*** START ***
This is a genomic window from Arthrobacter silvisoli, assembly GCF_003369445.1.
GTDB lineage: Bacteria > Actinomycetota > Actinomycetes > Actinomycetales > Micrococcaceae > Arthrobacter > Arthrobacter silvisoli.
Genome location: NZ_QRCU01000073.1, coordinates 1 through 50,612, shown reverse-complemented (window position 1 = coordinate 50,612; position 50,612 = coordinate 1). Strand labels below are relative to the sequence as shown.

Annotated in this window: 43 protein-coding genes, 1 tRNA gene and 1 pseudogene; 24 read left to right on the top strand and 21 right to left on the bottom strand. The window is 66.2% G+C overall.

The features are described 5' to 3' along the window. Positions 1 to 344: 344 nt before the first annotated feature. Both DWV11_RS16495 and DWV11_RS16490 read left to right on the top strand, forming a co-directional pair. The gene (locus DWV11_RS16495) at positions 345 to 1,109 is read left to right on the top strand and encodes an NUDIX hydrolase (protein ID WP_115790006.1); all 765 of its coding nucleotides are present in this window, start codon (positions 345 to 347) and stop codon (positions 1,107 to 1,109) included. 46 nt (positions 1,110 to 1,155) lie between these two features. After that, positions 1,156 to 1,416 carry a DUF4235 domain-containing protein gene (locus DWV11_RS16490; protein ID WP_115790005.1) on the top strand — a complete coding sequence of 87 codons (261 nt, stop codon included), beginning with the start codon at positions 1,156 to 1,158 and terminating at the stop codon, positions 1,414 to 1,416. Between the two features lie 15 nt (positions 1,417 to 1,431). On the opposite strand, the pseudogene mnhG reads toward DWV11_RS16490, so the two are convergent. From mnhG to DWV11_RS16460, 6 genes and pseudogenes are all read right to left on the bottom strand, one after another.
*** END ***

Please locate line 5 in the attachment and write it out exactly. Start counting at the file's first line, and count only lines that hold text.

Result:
The features are described 5' to 3' along the window. Positions 1 to 344: 344 nt before the first annotated feature. Both DWV11_RS16495 and DWV11_RS16490 read left to right on the top strand, forming a co-directional pair. The gene (locus DWV11_RS16495) at positions 345 to 1,109 is read left to right on the top strand and encodes an NUDIX hydrolase (protein ID WP_115790006.1); all 765 of its coding nucleotides are present in this window, start codon (positions 345 to 347) and stop codon (positions 1,107 to 1,109) included. 46 nt (positions 1,110 to 1,155) lie between these two features. After that, positions 1,156 to 1,416 carry a DUF4235 domain-containing protein gene (locus DWV11_RS16490; protein ID WP_115790005.1) on the top strand — a complete coding sequence of 87 codons (261 nt, stop codon included), beginning with the start codon at positions 1,156 to 1,158 and terminating at the stop codon, positions 1,414 to 1,416. Between the two features lie 15 nt (positions 1,417 to 1,431). On the opposite strand, the pseudogene mnhG reads toward DWV11_RS16490, so the two are convergent. From mnhG to DWV11_RS16460, 6 genes and pseudogenes are all read right to left on the bottom strand, one after another.